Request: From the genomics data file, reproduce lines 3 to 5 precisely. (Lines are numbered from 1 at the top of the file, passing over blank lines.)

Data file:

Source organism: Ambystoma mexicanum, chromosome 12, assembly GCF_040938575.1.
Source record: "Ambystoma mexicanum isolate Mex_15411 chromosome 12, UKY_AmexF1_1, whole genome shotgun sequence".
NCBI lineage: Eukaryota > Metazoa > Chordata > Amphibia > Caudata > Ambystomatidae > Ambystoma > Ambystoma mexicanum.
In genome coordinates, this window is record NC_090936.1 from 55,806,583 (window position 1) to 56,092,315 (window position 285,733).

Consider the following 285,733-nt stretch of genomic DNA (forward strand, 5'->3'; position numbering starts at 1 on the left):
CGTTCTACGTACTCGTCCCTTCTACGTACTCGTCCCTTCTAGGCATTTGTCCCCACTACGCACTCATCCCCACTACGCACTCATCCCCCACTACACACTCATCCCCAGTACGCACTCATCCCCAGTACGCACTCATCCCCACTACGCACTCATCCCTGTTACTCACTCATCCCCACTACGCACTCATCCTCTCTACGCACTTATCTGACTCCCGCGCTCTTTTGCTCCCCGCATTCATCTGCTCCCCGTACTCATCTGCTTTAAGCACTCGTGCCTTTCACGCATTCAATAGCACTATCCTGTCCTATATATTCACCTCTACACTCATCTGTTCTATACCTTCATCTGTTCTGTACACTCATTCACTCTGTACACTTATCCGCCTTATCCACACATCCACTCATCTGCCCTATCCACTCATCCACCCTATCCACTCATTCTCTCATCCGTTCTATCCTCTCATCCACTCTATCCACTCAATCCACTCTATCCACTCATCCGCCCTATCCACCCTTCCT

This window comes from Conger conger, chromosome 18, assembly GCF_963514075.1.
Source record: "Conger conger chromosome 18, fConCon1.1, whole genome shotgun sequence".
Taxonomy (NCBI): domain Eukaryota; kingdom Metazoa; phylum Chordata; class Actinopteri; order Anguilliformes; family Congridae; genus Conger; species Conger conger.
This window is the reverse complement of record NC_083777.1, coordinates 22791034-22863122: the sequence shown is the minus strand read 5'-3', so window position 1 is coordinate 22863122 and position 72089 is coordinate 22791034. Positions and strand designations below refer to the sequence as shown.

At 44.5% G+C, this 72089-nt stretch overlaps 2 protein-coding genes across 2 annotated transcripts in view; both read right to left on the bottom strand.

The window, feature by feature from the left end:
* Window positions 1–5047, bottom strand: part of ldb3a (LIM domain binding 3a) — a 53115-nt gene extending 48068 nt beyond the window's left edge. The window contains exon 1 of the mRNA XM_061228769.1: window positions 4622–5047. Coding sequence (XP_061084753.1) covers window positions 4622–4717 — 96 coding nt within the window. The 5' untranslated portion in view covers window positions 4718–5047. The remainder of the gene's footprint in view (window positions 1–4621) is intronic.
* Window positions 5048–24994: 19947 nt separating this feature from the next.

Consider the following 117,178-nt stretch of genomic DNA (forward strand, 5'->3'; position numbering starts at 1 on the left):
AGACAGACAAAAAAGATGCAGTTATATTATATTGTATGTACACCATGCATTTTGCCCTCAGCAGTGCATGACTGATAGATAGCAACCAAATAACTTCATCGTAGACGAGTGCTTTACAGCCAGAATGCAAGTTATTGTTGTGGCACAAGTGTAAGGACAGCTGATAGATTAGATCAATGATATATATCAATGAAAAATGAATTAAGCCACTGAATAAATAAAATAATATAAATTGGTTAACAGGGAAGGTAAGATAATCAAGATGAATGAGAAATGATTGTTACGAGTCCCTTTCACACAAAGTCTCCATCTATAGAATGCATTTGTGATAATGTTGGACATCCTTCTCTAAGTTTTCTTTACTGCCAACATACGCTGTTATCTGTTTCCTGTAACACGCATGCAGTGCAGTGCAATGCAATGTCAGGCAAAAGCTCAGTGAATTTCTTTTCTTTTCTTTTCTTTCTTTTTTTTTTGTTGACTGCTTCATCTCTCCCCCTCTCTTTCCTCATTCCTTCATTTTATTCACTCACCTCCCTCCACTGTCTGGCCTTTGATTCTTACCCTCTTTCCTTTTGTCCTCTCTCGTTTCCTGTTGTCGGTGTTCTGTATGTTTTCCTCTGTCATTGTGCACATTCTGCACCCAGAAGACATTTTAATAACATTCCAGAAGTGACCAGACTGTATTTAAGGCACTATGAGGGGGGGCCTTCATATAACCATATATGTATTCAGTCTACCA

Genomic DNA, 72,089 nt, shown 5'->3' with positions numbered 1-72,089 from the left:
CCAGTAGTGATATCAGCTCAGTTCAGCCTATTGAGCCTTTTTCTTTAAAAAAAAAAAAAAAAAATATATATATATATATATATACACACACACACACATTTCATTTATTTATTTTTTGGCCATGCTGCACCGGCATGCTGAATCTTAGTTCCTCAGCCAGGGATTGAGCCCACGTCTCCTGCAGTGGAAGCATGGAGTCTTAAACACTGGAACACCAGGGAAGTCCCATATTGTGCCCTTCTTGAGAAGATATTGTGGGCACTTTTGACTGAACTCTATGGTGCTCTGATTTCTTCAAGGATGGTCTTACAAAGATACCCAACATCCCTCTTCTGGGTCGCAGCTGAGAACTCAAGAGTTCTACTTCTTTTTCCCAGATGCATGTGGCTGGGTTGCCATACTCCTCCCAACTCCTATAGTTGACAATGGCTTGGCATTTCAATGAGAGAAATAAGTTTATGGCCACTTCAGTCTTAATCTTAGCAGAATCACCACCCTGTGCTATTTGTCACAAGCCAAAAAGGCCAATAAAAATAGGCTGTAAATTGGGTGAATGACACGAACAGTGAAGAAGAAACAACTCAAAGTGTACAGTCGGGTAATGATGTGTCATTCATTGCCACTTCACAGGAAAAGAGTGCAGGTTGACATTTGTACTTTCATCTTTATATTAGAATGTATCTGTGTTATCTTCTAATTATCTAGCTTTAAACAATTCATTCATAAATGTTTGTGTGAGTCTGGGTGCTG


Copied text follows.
NCBI lineage: Eukaryota > Metazoa > Chordata > Amphibia > Caudata > Ambystomatidae > Ambystoma > Ambystoma mexicanum.
In genome coordinates, this window is record NC_090936.1 from 55,806,583 (window position 1) to 56,092,315 (window position 285,733).

Consider the following 285,733-nt stretch of genomic DNA (forward strand, 5'->3'; position numbering starts at 1 on the left):